Heart Attack Risk Reduction: The Low-Hanging Fruit

Dr. Yongsoon Park and colleagues recently published a great article in the British Journal of Nutrition titled "Erythrocyte fatty acid profiles can predict acute non-fatal myocardial infarction". Stated simply, the title says that the fat in your red blood cell membranes, which reflects dietary fat composition, can predict your likelihood of having a heart attack*. More accurately than standard measures of heart attack risk such as blood cholesterol.

Let's cut to the data. The investigators examined the fat composition of red blood cells in people who had suffered a heart attack, versus an equal number who had not. Participants who had heart attacks had less omega-3, more long-chain omega-6, and particularly higher trans fat in their red blood cells. In fact, 96% of the heart attack patients had elevated trans fat levels, compared to 34% of those without heart attacks. This is consistent with a number of other studies showing a strong association between blood levels of trans fat and heart attack risk (ref).

92% of heart attack patients were in the lowest category of EPA in their red blood cells, as opposed to 32% of those without heart attacks. EPA is an omega-3 fat that comes from fish, and is also made by the body if there's enough omega-3 alpha-linolenic acid (think flax and greens) around and not too much linoleic acid (industrial vegetable oil) to inhibit its production. 96% of heart attack patients were in the lowest category for alpha-linolenic acid, compared to 34% of the comparison group. 0% of the heart attack patients were in the highest category for alpha-linolenic acid.

62% of heart attack patients were in the highest category of arachidonic acid (AA), compared to 34% of the comparison group. AA is made from linoleic acid, and is also found in animal foods such as eggs and liver. Animal foods from pasture-raised animals are lower in AA than their conventionally-raised counterparts, and also contain more omega-3 fats to balance it.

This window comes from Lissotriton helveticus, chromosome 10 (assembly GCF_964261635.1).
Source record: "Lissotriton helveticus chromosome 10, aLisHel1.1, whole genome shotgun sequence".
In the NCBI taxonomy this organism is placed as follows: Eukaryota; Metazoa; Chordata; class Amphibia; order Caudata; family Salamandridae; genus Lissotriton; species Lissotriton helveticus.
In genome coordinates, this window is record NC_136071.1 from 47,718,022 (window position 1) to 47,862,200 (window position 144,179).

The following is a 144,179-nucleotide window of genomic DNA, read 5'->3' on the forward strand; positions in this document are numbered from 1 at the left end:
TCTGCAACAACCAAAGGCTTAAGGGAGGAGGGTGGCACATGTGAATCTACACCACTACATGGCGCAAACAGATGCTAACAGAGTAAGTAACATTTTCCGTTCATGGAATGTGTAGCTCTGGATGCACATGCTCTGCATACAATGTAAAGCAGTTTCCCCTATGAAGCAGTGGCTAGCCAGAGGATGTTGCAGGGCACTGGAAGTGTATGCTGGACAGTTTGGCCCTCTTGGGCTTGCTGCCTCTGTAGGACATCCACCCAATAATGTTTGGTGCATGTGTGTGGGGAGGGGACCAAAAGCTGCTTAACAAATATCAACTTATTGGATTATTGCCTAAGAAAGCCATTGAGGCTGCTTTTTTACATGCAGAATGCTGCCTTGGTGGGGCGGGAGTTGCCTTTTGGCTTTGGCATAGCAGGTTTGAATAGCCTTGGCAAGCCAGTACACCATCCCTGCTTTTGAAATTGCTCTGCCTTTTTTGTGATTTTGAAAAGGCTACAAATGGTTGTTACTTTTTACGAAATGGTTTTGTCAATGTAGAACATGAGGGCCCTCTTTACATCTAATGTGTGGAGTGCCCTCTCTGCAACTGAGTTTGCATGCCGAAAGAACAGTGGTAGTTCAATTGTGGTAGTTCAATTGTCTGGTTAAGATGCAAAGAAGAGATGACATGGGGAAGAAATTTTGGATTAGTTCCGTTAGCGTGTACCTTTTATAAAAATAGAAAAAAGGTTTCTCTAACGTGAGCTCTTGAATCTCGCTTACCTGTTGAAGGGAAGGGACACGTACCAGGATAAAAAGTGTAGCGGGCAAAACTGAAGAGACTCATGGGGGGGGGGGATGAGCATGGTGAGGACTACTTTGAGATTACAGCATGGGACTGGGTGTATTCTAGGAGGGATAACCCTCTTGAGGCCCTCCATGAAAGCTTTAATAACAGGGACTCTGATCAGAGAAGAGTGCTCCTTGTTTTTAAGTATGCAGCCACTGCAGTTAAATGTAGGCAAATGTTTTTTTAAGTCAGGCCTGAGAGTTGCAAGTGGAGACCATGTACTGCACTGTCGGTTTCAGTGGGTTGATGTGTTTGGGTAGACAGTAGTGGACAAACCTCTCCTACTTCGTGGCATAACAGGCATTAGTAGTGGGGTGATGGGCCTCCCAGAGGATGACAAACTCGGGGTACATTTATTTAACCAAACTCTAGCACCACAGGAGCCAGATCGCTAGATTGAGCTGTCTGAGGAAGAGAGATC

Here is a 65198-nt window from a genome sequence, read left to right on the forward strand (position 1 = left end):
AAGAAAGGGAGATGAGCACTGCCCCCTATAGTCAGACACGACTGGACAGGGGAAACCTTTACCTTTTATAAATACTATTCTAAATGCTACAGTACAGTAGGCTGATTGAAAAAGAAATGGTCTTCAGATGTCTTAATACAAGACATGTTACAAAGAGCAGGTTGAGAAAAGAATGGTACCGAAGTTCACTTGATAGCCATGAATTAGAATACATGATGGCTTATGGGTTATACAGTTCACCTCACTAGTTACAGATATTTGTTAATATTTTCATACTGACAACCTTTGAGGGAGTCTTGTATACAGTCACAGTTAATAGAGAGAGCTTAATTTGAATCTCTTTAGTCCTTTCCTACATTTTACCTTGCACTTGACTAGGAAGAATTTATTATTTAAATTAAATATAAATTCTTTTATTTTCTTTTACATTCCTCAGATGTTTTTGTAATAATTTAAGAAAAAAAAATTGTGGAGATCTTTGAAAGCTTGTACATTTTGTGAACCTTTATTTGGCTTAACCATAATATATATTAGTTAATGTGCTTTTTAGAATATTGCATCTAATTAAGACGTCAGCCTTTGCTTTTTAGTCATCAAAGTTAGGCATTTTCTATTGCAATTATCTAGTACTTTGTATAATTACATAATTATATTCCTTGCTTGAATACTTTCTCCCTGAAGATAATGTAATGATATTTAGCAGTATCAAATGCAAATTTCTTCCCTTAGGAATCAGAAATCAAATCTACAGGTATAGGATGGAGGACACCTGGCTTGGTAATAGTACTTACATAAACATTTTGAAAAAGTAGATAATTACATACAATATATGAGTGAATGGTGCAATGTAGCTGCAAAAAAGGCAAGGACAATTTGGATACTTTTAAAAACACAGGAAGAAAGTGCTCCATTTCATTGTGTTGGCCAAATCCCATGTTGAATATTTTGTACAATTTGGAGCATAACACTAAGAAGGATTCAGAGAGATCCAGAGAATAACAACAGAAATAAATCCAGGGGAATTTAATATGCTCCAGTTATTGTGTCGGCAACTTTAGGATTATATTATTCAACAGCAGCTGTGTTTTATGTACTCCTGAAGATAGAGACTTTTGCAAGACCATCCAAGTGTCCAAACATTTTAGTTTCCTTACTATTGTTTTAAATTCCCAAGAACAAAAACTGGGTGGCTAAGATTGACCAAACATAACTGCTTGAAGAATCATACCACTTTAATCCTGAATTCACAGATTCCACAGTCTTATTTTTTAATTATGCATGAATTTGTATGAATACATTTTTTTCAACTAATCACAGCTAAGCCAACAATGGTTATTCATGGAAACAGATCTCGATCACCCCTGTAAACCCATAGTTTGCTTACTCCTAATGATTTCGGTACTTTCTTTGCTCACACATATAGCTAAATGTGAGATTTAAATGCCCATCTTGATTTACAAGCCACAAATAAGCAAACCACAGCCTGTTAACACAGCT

The investigators found that low omega-3, high AA and high trans fats in red blood cells associate with heart attack risk far better than the Framingham risk score, a traditional and widely-used measure that incorporates age, sex, smoking status, total cholesterol, HDL, hypertension and diabetes.

If the associations in this study represent cause-and-effect, which I believe they do based on their consistency with other observational studies and controlled trials, they imply that we can have a very powerful effect on heart attack risk by taking a few simple steps:
  1. Avoid trans fat. It's found in margarine, shortening, refined soy and canola oils, many deep fried foods and processed foods in general.
  2. Avoid industrial vegetable oils and other sources of excess omega-6. Eating pastured or omega-3 eggs, rather than conventional eggs, can help reduce dietary AA as well.
  3. Ensure a regular intake of omega-3 fats from seafood, or small doses of high-vitamin cod liver oil or fish oil. Flax oil is also helpful, but it's an inferior substitute for fish oil.
This study was conducted in Korea. It's a striking confirmation that basic nutritional principles span races and cultures, likely affecting disease risk in all humans.

In the future, I hope that most doctors will measure blood fatty acids to predict heart attack risk, with more success than current approaches. Instead of measuring cholesterol and prescribing a statin drug, doctors will prescribe fish oil and easy-to-follow diet advice**. Fortunately, some doctors are beginning to measure red blood cell fatty acid levels in their patients. The forward-thinking cardiologist Dr. William Davis has discussed this on his blog here. Take a good look at the graphs he posted if you get the chance.

*The title of the study is misleading because it implies a prospective design, in which blood fatty acids would be measured and volunteers followed to see who develops heart disease at a later time point. This study was cross-sectional (also called case-control), meaning they found people who had just had a heart attack and measured their blood fatty acids retrospectively. The other study I referenced above was prospective, which is a nice confirmation of the principle.

**"Eat butter on your toast. Ditch the margarine."